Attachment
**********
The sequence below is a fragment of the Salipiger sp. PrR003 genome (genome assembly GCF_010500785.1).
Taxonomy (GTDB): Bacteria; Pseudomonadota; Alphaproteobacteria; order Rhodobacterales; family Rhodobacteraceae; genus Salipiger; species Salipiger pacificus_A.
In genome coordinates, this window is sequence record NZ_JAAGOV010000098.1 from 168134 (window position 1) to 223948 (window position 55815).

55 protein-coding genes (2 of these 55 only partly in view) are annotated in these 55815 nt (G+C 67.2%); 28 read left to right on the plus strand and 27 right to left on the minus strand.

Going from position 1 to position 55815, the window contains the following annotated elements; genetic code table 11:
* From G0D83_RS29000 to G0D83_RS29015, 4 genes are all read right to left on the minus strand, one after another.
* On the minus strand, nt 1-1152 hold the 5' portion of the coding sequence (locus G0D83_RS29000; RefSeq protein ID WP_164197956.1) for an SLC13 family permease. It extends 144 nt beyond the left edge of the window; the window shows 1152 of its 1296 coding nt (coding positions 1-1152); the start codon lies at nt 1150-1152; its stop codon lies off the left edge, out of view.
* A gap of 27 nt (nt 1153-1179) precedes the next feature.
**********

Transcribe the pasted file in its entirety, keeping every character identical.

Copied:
The sequence below is a fragment of the Salipiger sp. PrR003 genome (genome assembly GCF_010500785.1).
Taxonomy (GTDB): Bacteria; Pseudomonadota; Alphaproteobacteria; order Rhodobacterales; family Rhodobacteraceae; genus Salipiger; species Salipiger pacificus_A.
In genome coordinates, this window is sequence record NZ_JAAGOV010000098.1 from 168134 (window position 1) to 223948 (window position 55815).

55 protein-coding genes (2 of these 55 only partly in view) are annotated in these 55815 nt (G+C 67.2%); 28 read left to right on the plus strand and 27 right to left on the minus strand.

Going from position 1 to position 55815, the window contains the following annotated elements; genetic code table 11:
* From G0D83_RS29000 to G0D83_RS29015, 4 genes are all read right to left on the minus strand, one after another.
* On the minus strand, nt 1-1152 hold the 5' portion of the coding sequence (locus G0D83_RS29000; RefSeq protein ID WP_164197956.1) for an SLC13 family permease. It extends 144 nt beyond the left edge of the window; the window shows 1152 of its 1296 coding nt (coding positions 1-1152); the start codon lies at nt 1150-1152; its stop codon lies off the left edge, out of view.
* A gap of 27 nt (nt 1153-1179) precedes the next feature.